PRINT January 1993


Richard Bolton's Culture Wars

Culture Wars: Documents from the Recent Controversies in the Arts, edited by Richard Bolton. New York: The New Press, 1992.

WHEN PATRICK BUCHANAN proclaimed at the Republican National Convention this summer that America was in the midst of a “cultural war,” it became clear that he had gone too far in allowing the venomous bigotry of the far right to slip out in full view of America. As with the crazed Joseph McCarthy at the end of his reign of terror, one could detect desperation in Buchanan’s sneering tone. After all, he was speaking to a nation that has grown increasingly weary of manipulation in the service of economic plundering.

This pivotal test of the “family values” ethos serves as an apt backdrop for the publication of Culture Wars, an anthology on the recent public debate around cultural repression and censorship in America. The book’s editor, artist and writer Richard Bolton, has gathered a hundred readings by artists, critics, lobbyists, and political figures concerning issues related to government censorship, particularly the congressional battle over NEA reauthorization during the crucial period 1989–91. The book contains a broad political spectrum of commentary, including congressional testimony and speeches, mass mailings, letters, op-ed pieces, extended critical, political, and juridical analyses, as well as illustrations of controversial art.

Bolton’s sophisticated introduction covers enormous social and cultural issues. Exploring the dominant assumptions about the dialectic between First Amendment rights (the rallying cry of liberals) and sponsorship (the code word for right-wing protectors of government money), he refuses to essentialize the public debate around the NEA. Fundamentalists such as the Rev. Donald Wildmon and his American Family Association are seen as homophobic advocates of Christian purity, who also willfully manipulate the public into rechanneling its fears of the communist menace “beyond our shores” toward a deviant gay monster who threatens our children and our moral standing. Some commentators are merely crackpots—disturbed souls who, like Washington Times writer Richard Grenier, yearn for the moment when they might “set fire to . . . Mapplethorpe[’s body], and not just as self-expression, but as performance art.” Still others, like New Criterion editor Hilton Kramer, struggle to shore up the white, heterosexual, male cultural hegemony against the tide of multiculturalism.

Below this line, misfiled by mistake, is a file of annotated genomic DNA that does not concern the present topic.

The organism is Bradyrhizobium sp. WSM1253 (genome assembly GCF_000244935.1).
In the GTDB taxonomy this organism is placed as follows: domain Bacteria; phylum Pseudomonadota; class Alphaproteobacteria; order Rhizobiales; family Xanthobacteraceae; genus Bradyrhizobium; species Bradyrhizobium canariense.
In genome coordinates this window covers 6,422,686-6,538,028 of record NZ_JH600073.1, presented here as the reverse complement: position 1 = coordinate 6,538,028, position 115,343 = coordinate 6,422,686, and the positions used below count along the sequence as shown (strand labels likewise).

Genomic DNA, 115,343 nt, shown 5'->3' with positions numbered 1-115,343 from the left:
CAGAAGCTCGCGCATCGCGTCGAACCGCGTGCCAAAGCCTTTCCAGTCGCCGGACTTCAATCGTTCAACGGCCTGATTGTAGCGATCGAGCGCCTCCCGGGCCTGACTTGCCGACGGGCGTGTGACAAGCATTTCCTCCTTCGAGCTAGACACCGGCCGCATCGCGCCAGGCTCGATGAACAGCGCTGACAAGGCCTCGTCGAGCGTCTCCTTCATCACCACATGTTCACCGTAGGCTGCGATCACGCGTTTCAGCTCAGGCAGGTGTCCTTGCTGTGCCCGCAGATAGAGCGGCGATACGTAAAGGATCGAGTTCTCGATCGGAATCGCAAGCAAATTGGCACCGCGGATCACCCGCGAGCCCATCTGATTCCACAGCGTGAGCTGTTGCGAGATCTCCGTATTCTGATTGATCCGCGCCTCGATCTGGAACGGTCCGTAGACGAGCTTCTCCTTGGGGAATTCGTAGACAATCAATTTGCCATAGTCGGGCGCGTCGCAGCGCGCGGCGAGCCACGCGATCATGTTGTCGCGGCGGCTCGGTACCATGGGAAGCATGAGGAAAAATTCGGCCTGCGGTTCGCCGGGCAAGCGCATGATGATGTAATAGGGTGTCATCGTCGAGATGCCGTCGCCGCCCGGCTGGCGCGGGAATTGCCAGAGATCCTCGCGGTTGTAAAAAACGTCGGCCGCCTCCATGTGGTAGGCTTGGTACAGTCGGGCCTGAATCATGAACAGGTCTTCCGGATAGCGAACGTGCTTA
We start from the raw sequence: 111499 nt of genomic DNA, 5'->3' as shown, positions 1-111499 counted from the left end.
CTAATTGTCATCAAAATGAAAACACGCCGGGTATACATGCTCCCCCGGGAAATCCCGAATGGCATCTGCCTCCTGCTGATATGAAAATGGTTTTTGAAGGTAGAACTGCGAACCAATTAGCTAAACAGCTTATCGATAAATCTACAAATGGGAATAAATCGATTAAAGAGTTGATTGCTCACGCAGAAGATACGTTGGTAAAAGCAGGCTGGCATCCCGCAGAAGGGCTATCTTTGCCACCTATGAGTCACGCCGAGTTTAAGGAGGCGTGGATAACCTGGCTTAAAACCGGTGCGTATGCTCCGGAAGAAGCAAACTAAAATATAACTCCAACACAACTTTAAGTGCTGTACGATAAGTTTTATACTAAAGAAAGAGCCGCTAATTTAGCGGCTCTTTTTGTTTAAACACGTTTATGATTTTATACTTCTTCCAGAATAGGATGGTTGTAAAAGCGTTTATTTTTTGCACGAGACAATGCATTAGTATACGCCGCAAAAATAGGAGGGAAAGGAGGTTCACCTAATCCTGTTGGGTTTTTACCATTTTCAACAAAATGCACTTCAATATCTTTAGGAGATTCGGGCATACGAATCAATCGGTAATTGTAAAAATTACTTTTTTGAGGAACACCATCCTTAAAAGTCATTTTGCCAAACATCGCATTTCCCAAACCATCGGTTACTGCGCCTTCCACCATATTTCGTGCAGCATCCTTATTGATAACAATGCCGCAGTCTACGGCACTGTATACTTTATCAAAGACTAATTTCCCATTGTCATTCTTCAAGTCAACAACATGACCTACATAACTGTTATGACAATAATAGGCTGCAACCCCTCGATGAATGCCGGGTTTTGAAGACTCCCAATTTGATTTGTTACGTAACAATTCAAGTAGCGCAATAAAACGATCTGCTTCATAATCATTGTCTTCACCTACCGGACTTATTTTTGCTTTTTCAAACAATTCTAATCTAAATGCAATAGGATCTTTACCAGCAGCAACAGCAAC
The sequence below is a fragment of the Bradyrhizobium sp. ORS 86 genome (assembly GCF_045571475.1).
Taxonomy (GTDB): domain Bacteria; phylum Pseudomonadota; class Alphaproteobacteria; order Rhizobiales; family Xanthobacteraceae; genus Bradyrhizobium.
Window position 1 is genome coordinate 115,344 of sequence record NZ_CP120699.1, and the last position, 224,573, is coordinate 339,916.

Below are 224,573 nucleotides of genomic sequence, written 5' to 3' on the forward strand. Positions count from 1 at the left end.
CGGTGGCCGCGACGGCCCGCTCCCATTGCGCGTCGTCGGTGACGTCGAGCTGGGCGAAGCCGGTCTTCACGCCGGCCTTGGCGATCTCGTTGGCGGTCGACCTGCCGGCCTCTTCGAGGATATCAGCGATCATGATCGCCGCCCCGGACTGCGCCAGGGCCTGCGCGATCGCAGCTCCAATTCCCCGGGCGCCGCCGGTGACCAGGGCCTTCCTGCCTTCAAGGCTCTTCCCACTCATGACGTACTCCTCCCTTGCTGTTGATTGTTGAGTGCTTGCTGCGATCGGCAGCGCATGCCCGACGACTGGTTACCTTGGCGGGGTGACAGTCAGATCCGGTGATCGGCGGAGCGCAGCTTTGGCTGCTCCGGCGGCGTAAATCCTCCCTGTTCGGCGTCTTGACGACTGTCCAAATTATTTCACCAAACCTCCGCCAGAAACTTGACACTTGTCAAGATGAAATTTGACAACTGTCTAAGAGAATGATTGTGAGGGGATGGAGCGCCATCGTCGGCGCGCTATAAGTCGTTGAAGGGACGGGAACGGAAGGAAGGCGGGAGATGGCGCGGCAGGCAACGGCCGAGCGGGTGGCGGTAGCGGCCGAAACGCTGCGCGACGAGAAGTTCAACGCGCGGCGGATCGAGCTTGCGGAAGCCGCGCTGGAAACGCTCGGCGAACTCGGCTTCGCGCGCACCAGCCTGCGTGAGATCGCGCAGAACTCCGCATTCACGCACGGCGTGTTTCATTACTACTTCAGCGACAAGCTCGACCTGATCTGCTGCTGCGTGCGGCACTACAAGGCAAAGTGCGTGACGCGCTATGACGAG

Looking beyond such differences, Bolton exposes the bedrock of the right-wing cultural agenda: money and greed. Examining the importance of a repressive culture that discourages individual freedom and empowerment in providing a complacent and obedient public to service a free-market economy, he draws a somber picture of a nation manipulated by carefully orchestrated public representations, the suppression of conflicting images, and the squelching of the opposition through such actions as resuscitating the draconian McCarran-Walter immigration act and instituting government “spying” programs.

Bolton, in cooperation with the Washington Project for the Arts, from whose archive he freely draws, has collected a broad range of texts that proffer extraordinary insight: a series of editorials by Buchanan, for example, reveals the sophisticated workings of the neoconservative attack on gay men and lesbians; anthropologist Carole S. Vance, in a ground-breaking essay, examines the highly effective right-wing campaign to manipulate and distort public symbols and representations; and lawyer Stephen F. Rohde argues for the inherent unconstitutionality of content restrictions on the NEA, centering on the infamous Helms Amendment, which, he suggests, violates obscenity standards decided by the U.S. Supreme Court in the case of Miller v. California.

The only problem with Bolton’s selection is that texts are limited to the period of the NEA reauthorization debate, and hence sidestep material—for example, Supreme Court opinions on First Amendment interpretation, and the original 1965 NEA authorization law—that might help us better understand the dilemmas of the present. (A chronology, covering the period 1962–90, does at least mention a handful of court rulings relevant to the NEA debate and the fight against censorship.) Despite this, however, the book is outstanding, not only for its insightful introduction and selections, but for its refusal to let any of us off the hook. Indeed, its most important message is that an art world limited by its own insularity and elitism must begin to examine its relative ineffectiveness in confronting the high-pressure, mass-media tactics of our enemies.

Maurice Berger is a cultural historian and art critic who lives in New York. His book How Art Becomes History was published this year by HarperCollins, New York.